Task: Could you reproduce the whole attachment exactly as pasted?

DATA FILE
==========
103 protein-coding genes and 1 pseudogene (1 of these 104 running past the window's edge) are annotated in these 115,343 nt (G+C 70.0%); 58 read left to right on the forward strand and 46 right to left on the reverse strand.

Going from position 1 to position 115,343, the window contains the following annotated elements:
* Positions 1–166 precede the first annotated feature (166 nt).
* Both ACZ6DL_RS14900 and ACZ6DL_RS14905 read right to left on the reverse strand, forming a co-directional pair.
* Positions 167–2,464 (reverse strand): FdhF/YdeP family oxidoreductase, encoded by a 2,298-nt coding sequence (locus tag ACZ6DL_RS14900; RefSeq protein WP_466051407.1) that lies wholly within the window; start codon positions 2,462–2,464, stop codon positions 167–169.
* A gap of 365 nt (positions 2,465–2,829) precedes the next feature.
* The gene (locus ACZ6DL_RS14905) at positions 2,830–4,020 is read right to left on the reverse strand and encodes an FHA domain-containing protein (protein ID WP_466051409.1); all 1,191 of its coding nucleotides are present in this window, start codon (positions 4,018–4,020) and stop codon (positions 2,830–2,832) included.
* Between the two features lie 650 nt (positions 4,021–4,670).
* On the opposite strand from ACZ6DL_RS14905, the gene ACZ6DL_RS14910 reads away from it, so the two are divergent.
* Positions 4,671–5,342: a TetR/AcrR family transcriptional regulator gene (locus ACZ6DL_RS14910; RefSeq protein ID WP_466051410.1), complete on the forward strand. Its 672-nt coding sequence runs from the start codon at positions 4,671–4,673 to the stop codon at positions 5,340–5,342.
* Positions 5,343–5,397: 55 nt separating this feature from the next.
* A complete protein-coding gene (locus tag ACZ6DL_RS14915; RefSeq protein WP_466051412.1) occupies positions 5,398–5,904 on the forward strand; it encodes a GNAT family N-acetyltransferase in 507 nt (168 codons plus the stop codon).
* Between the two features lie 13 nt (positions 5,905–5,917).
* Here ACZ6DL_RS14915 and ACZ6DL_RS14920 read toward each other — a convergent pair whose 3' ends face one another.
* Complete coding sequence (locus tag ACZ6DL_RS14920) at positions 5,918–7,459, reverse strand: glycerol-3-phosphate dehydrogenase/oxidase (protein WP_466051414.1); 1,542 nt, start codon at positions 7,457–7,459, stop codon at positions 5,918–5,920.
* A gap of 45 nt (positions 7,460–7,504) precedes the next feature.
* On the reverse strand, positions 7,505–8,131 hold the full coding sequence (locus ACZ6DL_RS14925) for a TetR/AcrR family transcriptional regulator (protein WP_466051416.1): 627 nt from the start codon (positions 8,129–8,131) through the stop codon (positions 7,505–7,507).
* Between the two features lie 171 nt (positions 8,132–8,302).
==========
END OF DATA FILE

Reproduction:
103 protein-coding genes and 1 pseudogene (1 of these 104 running past the window's edge) are annotated in these 115,343 nt (G+C 70.0%); 58 read left to right on the forward strand and 46 right to left on the reverse strand.

Going from position 1 to position 115,343, the window contains the following annotated elements:
* Positions 1–166 precede the first annotated feature (166 nt).
* Both ACZ6DL_RS14900 and ACZ6DL_RS14905 read right to left on the reverse strand, forming a co-directional pair.
* Positions 167–2,464 (reverse strand): FdhF/YdeP family oxidoreductase, encoded by a 2,298-nt coding sequence (locus tag ACZ6DL_RS14900; RefSeq protein WP_466051407.1) that lies wholly within the window; start codon positions 2,462–2,464, stop codon positions 167–169.
* A gap of 365 nt (positions 2,465–2,829) precedes the next feature.
* The gene (locus ACZ6DL_RS14905) at positions 2,830–4,020 is read right to left on the reverse strand and encodes an FHA domain-containing protein (protein ID WP_466051409.1); all 1,191 of its coding nucleotides are present in this window, start codon (positions 4,018–4,020) and stop codon (positions 2,830–2,832) included.
* Between the two features lie 650 nt (positions 4,021–4,670).
* On the opposite strand from ACZ6DL_RS14905, the gene ACZ6DL_RS14910 reads away from it, so the two are divergent.
* Positions 4,671–5,342: a TetR/AcrR family transcriptional regulator gene (locus ACZ6DL_RS14910; RefSeq protein ID WP_466051410.1), complete on the forward strand. Its 672-nt coding sequence runs from the start codon at positions 4,671–4,673 to the stop codon at positions 5,340–5,342.
* Positions 5,343–5,397: 55 nt separating this feature from the next.
* A complete protein-coding gene (locus tag ACZ6DL_RS14915; RefSeq protein WP_466051412.1) occupies positions 5,398–5,904 on the forward strand; it encodes a GNAT family N-acetyltransferase in 507 nt (168 codons plus the stop codon).
* Between the two features lie 13 nt (positions 5,905–5,917).
* Here ACZ6DL_RS14915 and ACZ6DL_RS14920 read toward each other — a convergent pair whose 3' ends face one another.
* Complete coding sequence (locus tag ACZ6DL_RS14920) at positions 5,918–7,459, reverse strand: glycerol-3-phosphate dehydrogenase/oxidase (protein WP_466051414.1); 1,542 nt, start codon at positions 7,457–7,459, stop codon at positions 5,918–5,920.
* A gap of 45 nt (positions 7,460–7,504) precedes the next feature.
* On the reverse strand, positions 7,505–8,131 hold the full coding sequence (locus ACZ6DL_RS14925) for a TetR/AcrR family transcriptional regulator (protein WP_466051416.1): 627 nt from the start codon (positions 8,129–8,131) through the stop codon (positions 7,505–7,507).
* Between the two features lie 171 nt (positions 8,132–8,302).